May v. Myers

No. 3—93—0386 | Ill. App. Ct. | Dec 30, 1993


delivered the opinion of the court:

In this case, plaintiff appeals the trial court’s dismissal of his complaint for defamation. We affirm.

Plaintiff, George May, was a priest serving defendant Roman Catholic Diocese of Peoria at St. Anthony Parish, Hoopeston, between March 24, 1976, and May 5, 1982. Plaintiff was removed from the parish in May 1982 by then-Bishop O’Rourke because of the “extreme animosity” between him and members of the Layden family over the Layden Fund (Fund).

The Fund was created by the will of Tade Layden, who left 160 acres to “his son and daughter for the perpetual use and benefit of the catholic church in Hoopeston.” According to plaintiff, the parish was never notified of this interest. Plaintiff became aware of the Fund in 1978 and notified O’Rourke.

A lawsuit was filed in the Vermilion County circuit court to determine the ownership of the 160-acre parcel and the $160,000 profits derived from the farming of this parcel. The court found that the land belonged to the church and to the Layden heirs and ordered the property to be sold and the funds distributed.

During the litigation, it was revealed that the Fund had executed three promissory notes to Schlarman High School Foundation, totaling $75,000. Schlarman High School is an Illinois not-for-profit corporation subsidiary of the diocese located in Danville.

A stipulated final judgment order was entered on December 20, 1989, that provided, in part, for the creation of a trust agreement between the Fund and the parish. The trust agreement stated that “part of the assets of the trust are debts owing to the trust in part by Schlarman High School Foundation.” However, the agreement also states that “the trustees are under no duty to collect said sums from Schlarman High School Foundation.”

While the Fund litigation was still pending, plaintiff contacted O’Rourke and then-Chancellor Myers and advised them that, in his opinion, their actions were contrary to canon and civil law because they had been aware of the nature and source of the Fund and had approved the diversion of Fund monies to Schlarman High School without “due process or authorization.” The basis of plaintiff’s accusations was a May 23, 1979, telephone call that Myers had allegedly made in which he gave “official approval of the diversion of funds.” Plaintiff recorded that information in the 1979 annual parish report by stating, “Tade Layden Estate Trust changes its beneficiary from St. Anthony Parish to Schlarman High School, with approval of Bishop O’Rourke.”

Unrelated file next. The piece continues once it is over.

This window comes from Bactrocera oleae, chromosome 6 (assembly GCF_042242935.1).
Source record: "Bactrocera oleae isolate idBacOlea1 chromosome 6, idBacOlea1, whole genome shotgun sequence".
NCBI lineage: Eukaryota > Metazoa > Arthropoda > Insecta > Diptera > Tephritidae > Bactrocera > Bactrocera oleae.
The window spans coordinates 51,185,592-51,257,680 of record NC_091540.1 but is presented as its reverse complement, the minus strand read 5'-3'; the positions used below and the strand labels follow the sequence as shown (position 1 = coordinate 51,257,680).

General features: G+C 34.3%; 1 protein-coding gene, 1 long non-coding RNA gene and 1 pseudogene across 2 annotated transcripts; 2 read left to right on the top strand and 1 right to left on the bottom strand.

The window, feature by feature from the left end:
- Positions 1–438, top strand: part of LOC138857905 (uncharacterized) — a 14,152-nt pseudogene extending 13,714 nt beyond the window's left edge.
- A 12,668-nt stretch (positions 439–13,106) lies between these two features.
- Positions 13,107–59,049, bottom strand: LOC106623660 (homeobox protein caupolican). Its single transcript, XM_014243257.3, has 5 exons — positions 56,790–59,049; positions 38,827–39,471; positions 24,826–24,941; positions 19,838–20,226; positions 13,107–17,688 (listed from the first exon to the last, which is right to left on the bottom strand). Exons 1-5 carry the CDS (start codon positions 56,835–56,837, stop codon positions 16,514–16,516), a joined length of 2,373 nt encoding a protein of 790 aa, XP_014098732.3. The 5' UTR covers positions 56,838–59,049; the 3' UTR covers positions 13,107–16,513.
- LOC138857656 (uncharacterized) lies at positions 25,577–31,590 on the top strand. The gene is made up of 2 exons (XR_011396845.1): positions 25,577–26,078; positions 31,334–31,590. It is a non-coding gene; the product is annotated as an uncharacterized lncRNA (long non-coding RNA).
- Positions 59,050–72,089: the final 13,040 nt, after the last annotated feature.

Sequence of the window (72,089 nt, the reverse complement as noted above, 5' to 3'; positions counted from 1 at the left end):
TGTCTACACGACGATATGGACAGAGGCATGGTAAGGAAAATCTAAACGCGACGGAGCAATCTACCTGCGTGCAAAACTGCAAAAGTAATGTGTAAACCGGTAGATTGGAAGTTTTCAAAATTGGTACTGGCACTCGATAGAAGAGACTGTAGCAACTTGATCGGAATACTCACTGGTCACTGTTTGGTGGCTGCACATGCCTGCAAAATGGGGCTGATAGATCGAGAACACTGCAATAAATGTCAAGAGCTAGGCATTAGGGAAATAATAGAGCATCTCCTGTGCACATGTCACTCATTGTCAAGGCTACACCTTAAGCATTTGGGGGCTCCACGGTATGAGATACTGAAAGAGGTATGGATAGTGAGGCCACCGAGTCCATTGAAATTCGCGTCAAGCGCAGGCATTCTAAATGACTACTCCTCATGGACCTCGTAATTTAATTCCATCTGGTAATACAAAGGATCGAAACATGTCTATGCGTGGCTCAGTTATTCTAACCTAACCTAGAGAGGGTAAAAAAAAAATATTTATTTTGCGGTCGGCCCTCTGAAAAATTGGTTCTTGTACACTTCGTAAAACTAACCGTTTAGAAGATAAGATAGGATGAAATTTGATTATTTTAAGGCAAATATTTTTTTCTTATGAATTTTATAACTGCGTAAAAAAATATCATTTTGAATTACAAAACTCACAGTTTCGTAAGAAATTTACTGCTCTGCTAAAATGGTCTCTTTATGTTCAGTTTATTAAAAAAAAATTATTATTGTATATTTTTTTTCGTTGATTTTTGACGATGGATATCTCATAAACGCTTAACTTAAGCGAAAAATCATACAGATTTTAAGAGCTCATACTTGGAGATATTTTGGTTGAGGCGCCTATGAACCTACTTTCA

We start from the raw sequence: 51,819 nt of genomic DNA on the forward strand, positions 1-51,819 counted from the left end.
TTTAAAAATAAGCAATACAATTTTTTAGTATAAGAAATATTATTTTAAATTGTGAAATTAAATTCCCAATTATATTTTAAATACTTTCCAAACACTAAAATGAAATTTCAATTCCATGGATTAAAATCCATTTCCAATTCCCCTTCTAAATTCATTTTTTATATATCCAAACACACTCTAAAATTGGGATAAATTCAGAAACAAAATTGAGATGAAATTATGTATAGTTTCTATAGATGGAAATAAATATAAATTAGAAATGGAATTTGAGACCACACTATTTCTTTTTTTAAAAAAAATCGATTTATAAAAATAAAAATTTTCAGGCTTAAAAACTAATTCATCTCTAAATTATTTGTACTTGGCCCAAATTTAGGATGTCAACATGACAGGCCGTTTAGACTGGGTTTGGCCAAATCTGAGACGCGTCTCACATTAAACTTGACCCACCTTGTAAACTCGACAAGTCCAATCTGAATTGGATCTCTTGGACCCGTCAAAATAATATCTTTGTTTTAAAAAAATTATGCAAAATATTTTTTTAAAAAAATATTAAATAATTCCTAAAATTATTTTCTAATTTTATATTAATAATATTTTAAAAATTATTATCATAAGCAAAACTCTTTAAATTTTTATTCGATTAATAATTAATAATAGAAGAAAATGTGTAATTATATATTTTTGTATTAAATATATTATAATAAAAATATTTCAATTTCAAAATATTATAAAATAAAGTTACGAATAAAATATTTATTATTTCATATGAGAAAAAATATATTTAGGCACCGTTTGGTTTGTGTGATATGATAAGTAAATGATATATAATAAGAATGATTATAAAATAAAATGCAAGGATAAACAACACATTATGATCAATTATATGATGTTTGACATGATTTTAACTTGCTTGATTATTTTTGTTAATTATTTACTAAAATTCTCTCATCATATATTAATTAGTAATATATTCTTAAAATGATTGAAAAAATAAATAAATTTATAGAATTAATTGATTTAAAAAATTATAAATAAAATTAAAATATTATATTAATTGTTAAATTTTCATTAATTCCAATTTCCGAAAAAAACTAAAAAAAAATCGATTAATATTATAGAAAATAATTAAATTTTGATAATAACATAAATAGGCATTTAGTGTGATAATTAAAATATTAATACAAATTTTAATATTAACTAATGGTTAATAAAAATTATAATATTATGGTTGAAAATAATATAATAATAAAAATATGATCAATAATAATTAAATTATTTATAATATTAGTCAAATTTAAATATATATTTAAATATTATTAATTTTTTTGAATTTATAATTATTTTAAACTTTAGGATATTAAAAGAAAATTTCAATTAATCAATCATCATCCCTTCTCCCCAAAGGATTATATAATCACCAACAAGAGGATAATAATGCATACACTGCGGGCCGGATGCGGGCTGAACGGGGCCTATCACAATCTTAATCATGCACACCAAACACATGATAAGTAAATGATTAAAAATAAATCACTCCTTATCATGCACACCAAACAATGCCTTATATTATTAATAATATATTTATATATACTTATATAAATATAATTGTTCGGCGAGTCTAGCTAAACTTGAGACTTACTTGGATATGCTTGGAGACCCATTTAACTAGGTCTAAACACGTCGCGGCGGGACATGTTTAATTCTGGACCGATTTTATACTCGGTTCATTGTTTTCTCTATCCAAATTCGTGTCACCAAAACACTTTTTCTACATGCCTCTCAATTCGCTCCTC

On November 21, 1991, Bishop Myers issued a canonical decree, imposing the censure of suspension on plaintiff. This decree is the basis of plaintiff’s instant action of defamation against Myers and the diocese. This decree states, in relevant part:

“Father May has repeatedly declined to meet with the Bishop of Peoria, most recently on October 22, 1991.
Father May, in addition to severe exhortations and admonitions, has received warnings that he will be suspended if he refuses to cooperate.
Father May’s wild charges have not been upheld by ecclesiastical courts or higher authorities.
Father May threatens to continue his untrue and disruptive public statements.”

The canonical decree also contained language that indicated the basis of plaintiff’s discipline,

“Furthermore, since Father George May is engaged in a secular profession without the permission of the diocesan bishop, he is forbidden to wear clerical garb or to present himself as in any way representing the Catholic Church.
Moreover, since he has been absent from priestly assignment for a number of years, *** he will be considered a departed priest ***.” (Emphasis added.)

This court notes that plaintiff is now a licensed attorney in the State of Illinois.

Plaintiff sued Myers and the diocese on two counts of defamation. Specifically, plaintiff claims that Myers’ statements characterizing him as a person who has made “wild charges” and who “threatens to continue his untrue and disruptive public statements” were libelous per se. Defendants moved to dismiss the action pursuant to section 2 — 614 of the Code of Civil Procedure (Ill. Rev. Stat. 1991, ch. 110, par. 2 — 615). This motion was granted with prejudice, and plaintiff appealed.